Senate Bill 4 will provide victims of a form of online harassment known as cyberflashing a simple legal recourse to seek damages from their offenders. The bill establishes a private right of action, allowing recipients of unwanted photos of genitalia to sue the sender for an automatic civil penalty of $500, plus legal fees, to be paid by the offender.

The proposal mirrors similar laws passed recently in California and Virginia. States have increasingly sought to crack down on unsolicited “dick pics” as the prevalence of technology and direct messaging apps have contributed to an increase in the practice.

Studies have suggested that cyberflashing is widespread, unwanted and predominantly directed at women. A 2017 Pew Research study found that 53% of women ages 18 to 28 had reported receiving explicit images they had not asked for. Meanwhile, a 2018 national study by the online dating app Bumble found that roughly one-third of female users received unsolicited sexual images from senders they had not met and nearly all of them — 96% — were unhappy about it.

Senate Bill 4 seeks to give adult victims their day in court and the $500 automatic threshold eliminates the need for victims to demonstrate damages caused by the unwanted harassment.

Domestic Violence
A separate provision of Senate Bill 4 aims to help victims of domestic violence by expanding the scope of an existing program that provides legal assistance for low-income residents seeking temporary restraining orders.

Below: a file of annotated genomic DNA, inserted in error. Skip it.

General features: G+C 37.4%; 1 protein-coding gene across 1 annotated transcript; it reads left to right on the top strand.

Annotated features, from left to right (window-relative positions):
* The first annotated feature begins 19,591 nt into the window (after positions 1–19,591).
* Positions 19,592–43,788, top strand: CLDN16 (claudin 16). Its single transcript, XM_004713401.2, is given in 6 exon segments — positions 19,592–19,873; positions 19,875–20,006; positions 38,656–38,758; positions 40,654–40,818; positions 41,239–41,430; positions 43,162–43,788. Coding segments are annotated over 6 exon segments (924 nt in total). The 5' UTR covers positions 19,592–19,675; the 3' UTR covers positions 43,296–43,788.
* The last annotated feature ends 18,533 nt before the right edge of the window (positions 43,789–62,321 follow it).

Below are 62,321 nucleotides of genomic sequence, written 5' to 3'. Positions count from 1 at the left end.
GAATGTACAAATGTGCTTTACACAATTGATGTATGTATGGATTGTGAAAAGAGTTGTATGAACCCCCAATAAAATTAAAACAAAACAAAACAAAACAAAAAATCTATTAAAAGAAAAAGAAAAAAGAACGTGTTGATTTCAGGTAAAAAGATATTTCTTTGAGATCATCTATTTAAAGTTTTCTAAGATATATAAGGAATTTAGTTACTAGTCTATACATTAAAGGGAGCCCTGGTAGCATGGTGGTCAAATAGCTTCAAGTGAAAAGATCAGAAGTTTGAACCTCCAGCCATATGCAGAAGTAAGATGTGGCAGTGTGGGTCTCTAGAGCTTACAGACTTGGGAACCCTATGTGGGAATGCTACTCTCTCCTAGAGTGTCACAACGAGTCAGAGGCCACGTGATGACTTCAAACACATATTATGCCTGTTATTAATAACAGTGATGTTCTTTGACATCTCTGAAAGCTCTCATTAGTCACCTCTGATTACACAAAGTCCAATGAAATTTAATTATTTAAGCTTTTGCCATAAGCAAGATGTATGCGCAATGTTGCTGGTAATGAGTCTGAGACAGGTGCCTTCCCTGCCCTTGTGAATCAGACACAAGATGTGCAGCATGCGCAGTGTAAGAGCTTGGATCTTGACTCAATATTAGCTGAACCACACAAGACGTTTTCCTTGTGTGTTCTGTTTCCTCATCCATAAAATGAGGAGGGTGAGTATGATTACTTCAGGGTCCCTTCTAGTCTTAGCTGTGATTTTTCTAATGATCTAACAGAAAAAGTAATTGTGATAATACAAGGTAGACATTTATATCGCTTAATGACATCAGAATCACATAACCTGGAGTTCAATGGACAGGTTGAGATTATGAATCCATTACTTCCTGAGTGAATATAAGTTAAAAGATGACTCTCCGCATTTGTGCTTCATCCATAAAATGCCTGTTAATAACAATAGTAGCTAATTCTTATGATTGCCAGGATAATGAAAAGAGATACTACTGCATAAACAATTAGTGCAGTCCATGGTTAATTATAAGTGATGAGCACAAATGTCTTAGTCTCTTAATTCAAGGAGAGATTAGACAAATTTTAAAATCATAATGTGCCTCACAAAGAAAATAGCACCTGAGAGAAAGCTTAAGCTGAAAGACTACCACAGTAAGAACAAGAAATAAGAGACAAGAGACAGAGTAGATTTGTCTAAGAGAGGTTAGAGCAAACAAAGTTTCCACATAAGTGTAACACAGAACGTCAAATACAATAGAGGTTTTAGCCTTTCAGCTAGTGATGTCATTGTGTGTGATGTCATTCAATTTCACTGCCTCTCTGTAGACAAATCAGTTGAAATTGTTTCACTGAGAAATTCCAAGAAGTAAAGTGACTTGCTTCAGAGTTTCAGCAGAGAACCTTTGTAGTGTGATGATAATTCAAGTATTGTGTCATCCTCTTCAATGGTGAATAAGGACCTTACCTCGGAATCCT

The proposal builds on a 2022 law establishing a grant program, which supports non-profit groups that help to connect victims of domestic violence with lawyers immediately upon entering a courthouse to seek a restraining order. The program is administered by the Connecticut Bar Foundation.

“We’ve been leading in Connecticut on these issues, expanding access to legal assistance,” Sen. Flexer said. “Entering a legal process in a court can be incredibly intimidating, and anything we can do to help people obtain a restraining order is an important initiative in protecting victims of domestic violence.”

Senate Bill 4 calls for $600,000 to broaden the initiative by extending legal aid to victims applying for temporary restraining orders at courthouses in Danbury, Middletown, and Torrington.

The program is already assisting victims in the Judicial Districts of Bridgeport, Hartford, New Haven, Stamford-Norwalk, and Waterbury. In order to be eligible, residents must be considered indigent by the court, meaning they receive public assistance or have an income less than the federal poverty level.

The U.S. legal system has ensured since 1963 that defendants in criminal cases have access to legal counsel. Public defenders are provided to criminal defendants who can not afford a lawyer. The same is not true for civil cases, including serious cases that pertain to victims seeking restraining orders.